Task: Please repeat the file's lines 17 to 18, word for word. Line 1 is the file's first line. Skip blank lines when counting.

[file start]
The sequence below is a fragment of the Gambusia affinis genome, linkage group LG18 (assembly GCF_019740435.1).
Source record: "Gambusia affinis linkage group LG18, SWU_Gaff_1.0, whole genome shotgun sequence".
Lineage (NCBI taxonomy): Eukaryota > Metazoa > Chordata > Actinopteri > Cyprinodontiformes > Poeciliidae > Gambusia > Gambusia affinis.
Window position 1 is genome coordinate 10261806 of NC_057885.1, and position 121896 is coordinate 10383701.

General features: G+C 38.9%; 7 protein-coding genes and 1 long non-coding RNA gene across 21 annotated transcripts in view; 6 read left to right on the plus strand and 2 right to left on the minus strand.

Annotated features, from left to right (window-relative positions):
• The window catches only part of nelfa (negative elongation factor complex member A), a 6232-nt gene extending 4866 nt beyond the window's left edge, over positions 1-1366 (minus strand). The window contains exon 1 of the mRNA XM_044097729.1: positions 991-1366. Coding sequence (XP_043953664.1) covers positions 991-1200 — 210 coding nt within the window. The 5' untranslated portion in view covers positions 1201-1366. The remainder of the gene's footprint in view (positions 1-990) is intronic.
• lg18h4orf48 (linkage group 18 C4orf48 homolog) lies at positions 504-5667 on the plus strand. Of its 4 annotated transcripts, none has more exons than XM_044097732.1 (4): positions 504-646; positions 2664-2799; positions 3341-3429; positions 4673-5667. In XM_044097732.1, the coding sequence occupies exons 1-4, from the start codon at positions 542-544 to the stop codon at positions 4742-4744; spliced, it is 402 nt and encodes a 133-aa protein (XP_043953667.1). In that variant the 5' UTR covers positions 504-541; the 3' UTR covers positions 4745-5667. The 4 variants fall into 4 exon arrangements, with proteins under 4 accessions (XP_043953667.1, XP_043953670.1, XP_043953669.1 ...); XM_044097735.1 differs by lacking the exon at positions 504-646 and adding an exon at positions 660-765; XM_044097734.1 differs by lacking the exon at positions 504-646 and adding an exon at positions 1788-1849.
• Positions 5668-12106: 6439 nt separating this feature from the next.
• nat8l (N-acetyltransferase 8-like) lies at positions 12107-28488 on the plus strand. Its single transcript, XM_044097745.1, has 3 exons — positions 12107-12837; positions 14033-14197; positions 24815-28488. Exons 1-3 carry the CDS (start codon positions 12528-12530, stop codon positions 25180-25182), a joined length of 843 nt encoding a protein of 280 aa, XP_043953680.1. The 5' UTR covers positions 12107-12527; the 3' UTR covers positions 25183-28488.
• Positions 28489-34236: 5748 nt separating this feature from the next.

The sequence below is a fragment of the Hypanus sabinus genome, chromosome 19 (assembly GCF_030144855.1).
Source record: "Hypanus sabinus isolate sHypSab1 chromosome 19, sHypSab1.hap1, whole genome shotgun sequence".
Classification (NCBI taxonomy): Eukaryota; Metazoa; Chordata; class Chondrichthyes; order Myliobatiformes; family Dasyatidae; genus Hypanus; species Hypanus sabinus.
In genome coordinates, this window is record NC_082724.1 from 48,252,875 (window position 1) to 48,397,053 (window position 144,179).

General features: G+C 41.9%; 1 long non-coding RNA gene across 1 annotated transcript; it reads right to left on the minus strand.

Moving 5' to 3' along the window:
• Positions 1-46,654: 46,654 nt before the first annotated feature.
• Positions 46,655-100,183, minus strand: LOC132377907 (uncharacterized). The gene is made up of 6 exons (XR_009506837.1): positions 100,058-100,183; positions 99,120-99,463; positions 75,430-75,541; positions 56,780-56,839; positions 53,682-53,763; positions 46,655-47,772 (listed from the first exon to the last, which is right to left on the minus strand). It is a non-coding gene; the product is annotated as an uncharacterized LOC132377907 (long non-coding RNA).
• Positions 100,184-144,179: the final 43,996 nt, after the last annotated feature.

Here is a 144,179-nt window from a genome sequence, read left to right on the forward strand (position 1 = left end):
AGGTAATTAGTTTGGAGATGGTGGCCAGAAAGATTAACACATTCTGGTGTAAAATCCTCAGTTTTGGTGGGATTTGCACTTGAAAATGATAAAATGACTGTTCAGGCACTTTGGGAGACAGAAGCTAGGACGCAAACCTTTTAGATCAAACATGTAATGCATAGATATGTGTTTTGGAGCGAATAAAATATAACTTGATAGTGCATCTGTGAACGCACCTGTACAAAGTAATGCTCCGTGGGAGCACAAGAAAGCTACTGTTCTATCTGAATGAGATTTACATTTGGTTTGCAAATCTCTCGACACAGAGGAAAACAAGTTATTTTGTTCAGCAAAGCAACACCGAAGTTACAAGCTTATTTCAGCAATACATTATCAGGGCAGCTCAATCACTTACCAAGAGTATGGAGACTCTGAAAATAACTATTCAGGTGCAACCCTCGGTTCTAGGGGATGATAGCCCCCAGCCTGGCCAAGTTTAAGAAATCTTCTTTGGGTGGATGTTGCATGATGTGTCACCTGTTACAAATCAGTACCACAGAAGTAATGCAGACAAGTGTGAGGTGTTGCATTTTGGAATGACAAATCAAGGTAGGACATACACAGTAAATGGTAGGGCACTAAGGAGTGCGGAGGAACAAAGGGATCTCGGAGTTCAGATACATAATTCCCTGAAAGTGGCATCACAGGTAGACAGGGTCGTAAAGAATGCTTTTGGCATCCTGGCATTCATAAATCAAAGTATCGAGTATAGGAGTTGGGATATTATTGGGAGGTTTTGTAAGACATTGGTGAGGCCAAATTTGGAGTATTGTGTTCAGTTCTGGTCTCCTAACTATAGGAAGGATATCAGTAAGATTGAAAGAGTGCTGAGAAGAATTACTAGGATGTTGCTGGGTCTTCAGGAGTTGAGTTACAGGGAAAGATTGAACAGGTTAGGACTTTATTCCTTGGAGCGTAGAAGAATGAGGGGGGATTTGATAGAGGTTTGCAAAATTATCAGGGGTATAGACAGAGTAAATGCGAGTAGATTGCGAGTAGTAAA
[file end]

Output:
Moving 5' to 3' along the window:
• Positions 1-46,654: 46,654 nt before the first annotated feature.